The Spear’s Research Unit presents its latest assessment of the UK’s leading family and divorce lawyers, along with a first look across the Atlantic
Family law is never dull, but in one respect it’s very consistent: the same people dominate every year. This speaks to an extraordinary generation of talent which grew up in the early Eighties, and so far none of that talented group, which includes Fiona Shackleton, Helen Ward, Sandra Davis, Frances Hughes and Diana Parker, has looked near to retiring. One lawyer told the Spear’s Research Unit: ‘It’s almost as if each year you have a top five.’
It was time to freshen things up. For this index, Spear’s is listing 15 lawyers in its Top Flight category. The so-called Queen Bees remain in this list – rightly so, since without exception they are still excellent, and leading on major cases. But it has also opened the way to new stories, and may even be taken as an intriguing window into the future.
Catherine Bedford of Harbottle Lewis is in the expanded list – but then she was also in the Top Ten for the past few years: she’s noted for her ‘warm personality’ and excellent technical skills in a firm with unmatched cross-departmental strength in reputation. Charles Russell Speechlys’ Miranda Fisher, who scooped the Family Lawyer of the Year prize at the Spear’s Wealth Management Awards in November 2018, also remains in our upper echelon. Stephen Foster – ‘he’s put together a remarkable rugby team’, as one observer put it of Stewarts’ department head – also retains his place.
New to our Top Flight are Claire Gordon, who is making the running at Farrer & Co, and Stewarts’ Debbie Chism, who has been handling truly landmark work before the Court of Appeal in relation to special contribution. Mark Harper, who has a superb reputation at Hughes Fowler Carruthers as a ‘heavy hitter’, makes a return to the Top Flight.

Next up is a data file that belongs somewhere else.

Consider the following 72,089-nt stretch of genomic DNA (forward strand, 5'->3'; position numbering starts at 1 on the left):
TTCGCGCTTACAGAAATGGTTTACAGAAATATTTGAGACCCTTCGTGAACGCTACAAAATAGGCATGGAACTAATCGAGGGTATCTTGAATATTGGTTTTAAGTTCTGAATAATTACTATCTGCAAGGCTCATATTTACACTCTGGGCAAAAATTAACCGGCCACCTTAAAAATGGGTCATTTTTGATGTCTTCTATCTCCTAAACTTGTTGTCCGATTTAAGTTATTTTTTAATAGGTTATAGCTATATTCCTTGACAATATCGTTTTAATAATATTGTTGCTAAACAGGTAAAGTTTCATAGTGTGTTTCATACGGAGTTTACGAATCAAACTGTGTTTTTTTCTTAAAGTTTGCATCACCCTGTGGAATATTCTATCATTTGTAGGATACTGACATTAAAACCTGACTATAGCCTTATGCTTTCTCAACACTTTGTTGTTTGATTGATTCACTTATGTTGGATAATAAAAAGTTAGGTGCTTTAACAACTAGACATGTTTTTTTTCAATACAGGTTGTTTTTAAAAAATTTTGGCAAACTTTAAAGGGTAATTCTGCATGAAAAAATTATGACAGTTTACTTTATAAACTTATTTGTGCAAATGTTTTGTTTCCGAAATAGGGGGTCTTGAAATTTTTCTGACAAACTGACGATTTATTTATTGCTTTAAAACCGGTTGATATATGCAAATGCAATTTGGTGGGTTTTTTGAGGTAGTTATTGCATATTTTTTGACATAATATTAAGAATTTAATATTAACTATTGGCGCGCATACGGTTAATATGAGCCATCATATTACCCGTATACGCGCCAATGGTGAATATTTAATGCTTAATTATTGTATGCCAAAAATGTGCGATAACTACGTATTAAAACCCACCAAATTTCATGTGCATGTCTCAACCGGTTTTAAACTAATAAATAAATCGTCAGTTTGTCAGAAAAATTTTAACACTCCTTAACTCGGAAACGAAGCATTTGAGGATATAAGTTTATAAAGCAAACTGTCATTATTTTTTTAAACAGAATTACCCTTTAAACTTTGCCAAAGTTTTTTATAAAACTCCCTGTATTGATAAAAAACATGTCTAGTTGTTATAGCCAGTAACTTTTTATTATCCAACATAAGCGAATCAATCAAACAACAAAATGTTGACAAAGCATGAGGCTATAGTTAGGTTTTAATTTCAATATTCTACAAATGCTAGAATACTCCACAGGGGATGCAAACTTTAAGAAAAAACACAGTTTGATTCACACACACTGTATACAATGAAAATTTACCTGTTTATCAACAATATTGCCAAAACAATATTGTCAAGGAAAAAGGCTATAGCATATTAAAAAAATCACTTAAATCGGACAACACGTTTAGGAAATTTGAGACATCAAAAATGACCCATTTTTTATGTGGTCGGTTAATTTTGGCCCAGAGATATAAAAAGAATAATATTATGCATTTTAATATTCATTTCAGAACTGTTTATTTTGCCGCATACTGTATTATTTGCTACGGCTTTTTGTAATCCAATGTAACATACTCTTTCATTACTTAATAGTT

James Stewart of Penningtons Manches has also built a magnificent reputation – not only for his tactical brilliance as a lawyer, but also for his admirable tendency to bring on the upcoming generation. Also hugely well liked – and appreciated for his technical expertise – is Julian Lipson of Withers.
The biggest industry story of the year was Davina Katz’s decision to move from Schillings and take her entire team with her to start a new firm, Katz Partners. Impressively she has taken all 73 of her clients with her, and will retain a close working relationship with her old firm.
Finally, on account of market share, size of team and quality of work Ayesha Vardag bursts into our exclusive list.
There are some developments too in our Top Recommended section. Elizabeth Hicks, formerly of Irwin Mitchell, returns to our list, having resurfaced at Bryan Cave Leighton Paisner. Boodle Hatfield’s Emily Brand joins her fellow partner James Ferguson in our rankings. Peter Burgess and Antonia Mee – the name partners at Burgess Mee – are also an excellent choice, providing City quality from offices in Clapham and Hammersmith.
Other new arrivals are Henry Hood of Hunters, who spearheads an impressive six-partner practice; Seddons’ Deborah Jeff, who is excellent for financial remedy cases; Paul Newton, who is supported at his still relatively new firm Newton Kearns by the legendary Maggie Rae; SKO’s Rachael Kelsey, whom one observer calls the ‘best family lawyer in Scotland’; and Carly Kinch of Stewarts, whose skills have earned the admiration of Fiona Shackleton.
The change doesn’t end there. In a year when the biggest divorce – between Jeff and Mackenzie Bezos – is occurring in America, it feels fitting to provide our inaugural list of the leading US family lawyers.
This has been a difficult selection to make, and we shall build it out further when the Spear’s 500 is published later in the year. Our magazine picks, therefore, represent a flavour of a larger index: Raoul Felder of Raoul Felder & Partners, based in New York; Hersh Mannis’s Neal Hersh from California; Dana Lowy of Meyer, Olson, Lowy and Meyers in Los Angeles; Judith Poller of New York practice Pryor Cashman; Thomas Sasser of Florida firm Sasser, Cestero & Sasser; Pam Sloan of Aronson, Mayefsky & Sloan in New York; and John Teitler of Teitler & Teitler, also in New York.
As the reader will infer from that list, American family law has a boutique model firmly in place – and perhaps Katz’s move to found her own firm is a sign that the UK will eventually move towards this model: increasingly UK lawyers like to have their own names on the door. It could be that this model better reflects the needs of clients who at their time of greatest stress would prefer not to unpack their hearts in some glass corporate building but in an intimate environment tailored to their emotional needs.
For the full list of the legal eagles who’d masterfully guide you through your divorce settlement, visit: https://www.spearswms.com/indices/family lawyers